Building resilience through your APC

kate taylor1
17-04-2018
The RICS Assessment of Professional Competence is a high status, high level professional qualification. This means that each session there are about 3000 heavily invested candidates. According to RICS published statistics about 30% of them will be referred because they have not met the declared levels of competence.
 
This is a stressful process at the end of a long journey which lasts years, and with several months of very intense preparation at the end. Hardly surprising, then, that some candidates struggle to maintain equilibrium and show physical and mental signs of stress.

I have witnessed many a ‘mock interview meltdown’ as the challenge ramps up to maximum. 

I am very glad that candidates care so much about the outcome: as an assessor, chair, appeal panel member and auditor, it matters to me too.
 
But it really is not the end of the world if you need to try again in six months. Some of the best surveyors I know were referred at the first attempt. It is not judgement, it is assessment and feedback to make you a better chartered surveyor.

Working on building your resilience throughout the process (and life generally) is a good idea. Successful people are the ones who can bounce back and adapt to challenge.

You can do this in a number of ways:

1. Get used to breaking barriers
Running is good for this; every time you push a barrier in training, you are also training your mind. Remember the mantra? ‘I think I can, I know I can.’ It also helps keep you healthy and manage stress.

2. Build relationships
Making connections and shared experiences make dealing with challenge much easier and helps interview preparation. As you feel stressed, do not lock yourself away and frantically revise level 1. Interact with other people and practise talking about your professional experience at level 2 and 3.

3. Control and acceptance
Attitude is important. You may feel pressure from others but ultimately whether you do this now and how you approach it is down to you. You are in control. Take ownership, control what you can and leave the rest to chance. You need to accept that you cannot control the interview and just do your best.

4. Ditch perfectionism and panic
The ‘mock interview meltdown’ scenario is often caused by panic and perfectionism. If you fluff the presentation or get a question incorrect, it is not automatic referral. The interview is an hour long and together with your final submission documents there are many factors that feed into the competence assessment. The assessors will take a holistic overview at the end. There are no pre-judged decisions and the discussion about pass or refer does not start until you walk out of the room. Clearly, you need to be good overall to be deemed competent but a few mistakes at level 1 are unlikely to be definitive.
So, don’t be a perfectionist and don’t let panic prevent a recovery.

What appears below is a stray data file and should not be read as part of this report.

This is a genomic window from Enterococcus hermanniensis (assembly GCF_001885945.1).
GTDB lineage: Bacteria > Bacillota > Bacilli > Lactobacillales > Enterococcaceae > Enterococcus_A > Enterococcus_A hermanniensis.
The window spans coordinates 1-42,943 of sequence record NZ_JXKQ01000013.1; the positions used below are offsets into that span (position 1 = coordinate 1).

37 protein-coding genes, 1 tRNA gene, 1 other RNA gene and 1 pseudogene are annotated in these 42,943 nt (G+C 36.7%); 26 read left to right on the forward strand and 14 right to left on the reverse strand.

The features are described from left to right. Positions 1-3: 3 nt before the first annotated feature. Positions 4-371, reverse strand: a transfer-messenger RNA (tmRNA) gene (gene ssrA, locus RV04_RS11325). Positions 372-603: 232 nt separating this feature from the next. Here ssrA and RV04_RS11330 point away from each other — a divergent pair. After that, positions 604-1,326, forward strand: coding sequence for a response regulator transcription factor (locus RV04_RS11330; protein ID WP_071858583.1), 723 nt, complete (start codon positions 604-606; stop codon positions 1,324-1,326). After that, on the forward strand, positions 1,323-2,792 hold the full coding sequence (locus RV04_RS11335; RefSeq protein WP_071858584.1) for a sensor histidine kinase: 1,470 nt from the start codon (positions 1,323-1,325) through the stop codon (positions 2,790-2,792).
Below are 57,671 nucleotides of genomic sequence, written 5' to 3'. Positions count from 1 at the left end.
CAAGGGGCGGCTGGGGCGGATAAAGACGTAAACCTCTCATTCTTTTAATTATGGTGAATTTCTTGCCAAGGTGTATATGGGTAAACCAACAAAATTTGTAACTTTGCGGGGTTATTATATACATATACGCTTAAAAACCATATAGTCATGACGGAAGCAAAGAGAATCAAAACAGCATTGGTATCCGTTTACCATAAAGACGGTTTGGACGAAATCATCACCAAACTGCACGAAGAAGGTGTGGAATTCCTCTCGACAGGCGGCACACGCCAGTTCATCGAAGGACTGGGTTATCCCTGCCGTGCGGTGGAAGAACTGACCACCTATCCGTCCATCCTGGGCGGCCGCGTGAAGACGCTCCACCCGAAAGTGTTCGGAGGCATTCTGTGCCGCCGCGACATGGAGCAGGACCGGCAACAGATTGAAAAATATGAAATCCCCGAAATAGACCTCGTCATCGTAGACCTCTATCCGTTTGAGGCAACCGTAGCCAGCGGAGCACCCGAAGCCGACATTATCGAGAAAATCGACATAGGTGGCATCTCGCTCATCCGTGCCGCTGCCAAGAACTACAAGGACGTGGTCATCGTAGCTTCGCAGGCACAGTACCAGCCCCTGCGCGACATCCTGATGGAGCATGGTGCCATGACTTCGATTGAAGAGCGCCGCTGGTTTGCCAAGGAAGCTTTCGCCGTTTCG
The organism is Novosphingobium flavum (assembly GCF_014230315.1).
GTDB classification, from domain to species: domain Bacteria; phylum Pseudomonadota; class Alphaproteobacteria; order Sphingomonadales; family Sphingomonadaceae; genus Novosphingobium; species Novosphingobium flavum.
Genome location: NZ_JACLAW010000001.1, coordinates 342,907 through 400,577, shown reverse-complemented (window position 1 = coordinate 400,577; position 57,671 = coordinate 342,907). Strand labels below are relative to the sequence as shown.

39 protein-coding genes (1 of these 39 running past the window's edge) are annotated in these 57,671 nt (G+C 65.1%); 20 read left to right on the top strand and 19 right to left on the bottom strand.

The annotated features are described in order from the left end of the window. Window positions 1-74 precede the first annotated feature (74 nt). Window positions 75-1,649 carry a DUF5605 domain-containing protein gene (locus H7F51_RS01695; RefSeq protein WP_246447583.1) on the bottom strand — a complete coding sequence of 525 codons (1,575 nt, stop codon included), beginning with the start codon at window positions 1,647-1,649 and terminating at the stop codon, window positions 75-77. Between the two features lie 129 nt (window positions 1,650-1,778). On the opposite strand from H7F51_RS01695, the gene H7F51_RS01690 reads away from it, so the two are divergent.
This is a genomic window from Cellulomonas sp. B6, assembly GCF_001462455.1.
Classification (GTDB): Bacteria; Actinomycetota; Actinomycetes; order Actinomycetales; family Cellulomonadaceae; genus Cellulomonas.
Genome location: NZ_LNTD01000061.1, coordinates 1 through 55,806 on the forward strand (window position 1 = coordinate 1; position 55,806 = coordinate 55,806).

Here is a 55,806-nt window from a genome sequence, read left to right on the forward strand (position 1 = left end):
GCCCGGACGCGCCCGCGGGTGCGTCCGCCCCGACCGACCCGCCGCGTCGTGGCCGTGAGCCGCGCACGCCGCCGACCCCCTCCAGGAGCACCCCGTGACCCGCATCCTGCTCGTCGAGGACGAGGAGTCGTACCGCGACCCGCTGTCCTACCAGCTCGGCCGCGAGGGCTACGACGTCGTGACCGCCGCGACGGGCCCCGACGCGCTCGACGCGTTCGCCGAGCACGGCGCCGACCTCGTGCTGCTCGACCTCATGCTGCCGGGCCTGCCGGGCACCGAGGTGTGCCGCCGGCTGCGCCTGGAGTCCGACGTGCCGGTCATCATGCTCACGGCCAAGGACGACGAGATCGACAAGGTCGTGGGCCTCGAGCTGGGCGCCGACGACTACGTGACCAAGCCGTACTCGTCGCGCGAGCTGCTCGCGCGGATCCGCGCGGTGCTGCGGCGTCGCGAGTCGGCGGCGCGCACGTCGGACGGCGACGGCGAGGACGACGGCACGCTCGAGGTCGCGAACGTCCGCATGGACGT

5. Patience
This is a long road you are on and the important thing is to keep taking small steps in the right direction, to build and demonstrate your competence. Learn to wait for the right time and see the process from start to end. Focussing all your energy on the final assessment creates unnecessary pressure. It is not an exam but a conversation with the topics of conversation clearly laid out in the pathway guide. It can’t be crammed for, beyond level 1, and success requires so much more than a good memory.
Never give up, the power of time means that as long as you stay in the game, when the time is right you can do this with less difficulty.

6. Positivity
Nurture a positive view of yourself. This is habit forming and will really help you to bounce back. Listen to the colleagues and family with a good opinion of you. A bad day does not define you and tomorrow can be better.

7. Reframing
Reframe your mistakes into learning experiences - nobody can grow and develop professionally without dealing with mistakes and challenges. This is one of the aims of the case study to examine a professional challenge in detail.

8. Self-care
Take care of yourself physically and emotionally. Eat healthily, take exercise, take your vitamins, relax, reduce alcohol and try to have a good laugh whenever you can. If you are susceptible to infection or have physical pain, it is much harder to be resilient and battle anxiety.

Conclusion
Being resilient does not mean being impervious to stress but adapting and coping with it. This is a learned behaviour and your employer should be both supportive and demanding to help build it. Nurturing yourself to build self-belief and controlling the controllable is a valuable use of your time in the run up to final assessment.

Come on, you can do this and in the big scheme of things, it is not the end of the world if you have to try again in six months. Take the pressure off yourself and consider attending one of the LionHeart webinars or workshops on wellbeing or improving work life balance

If you are really struggling, LionHeart has support officers and professional counsellors who can help: you are not alone. 

Guest blogger Kate Taylor FRICS Assoc CIPD is an experienced RICS APC assessor and chairman with a passion for professional development. She sits on the RICS UK APC Appeals Panel, the RICS UK Valuation Board and is the lead RICS Valuation Tutor for distance learning in valuation, and also works with LionHeart on its wellbeing offer.

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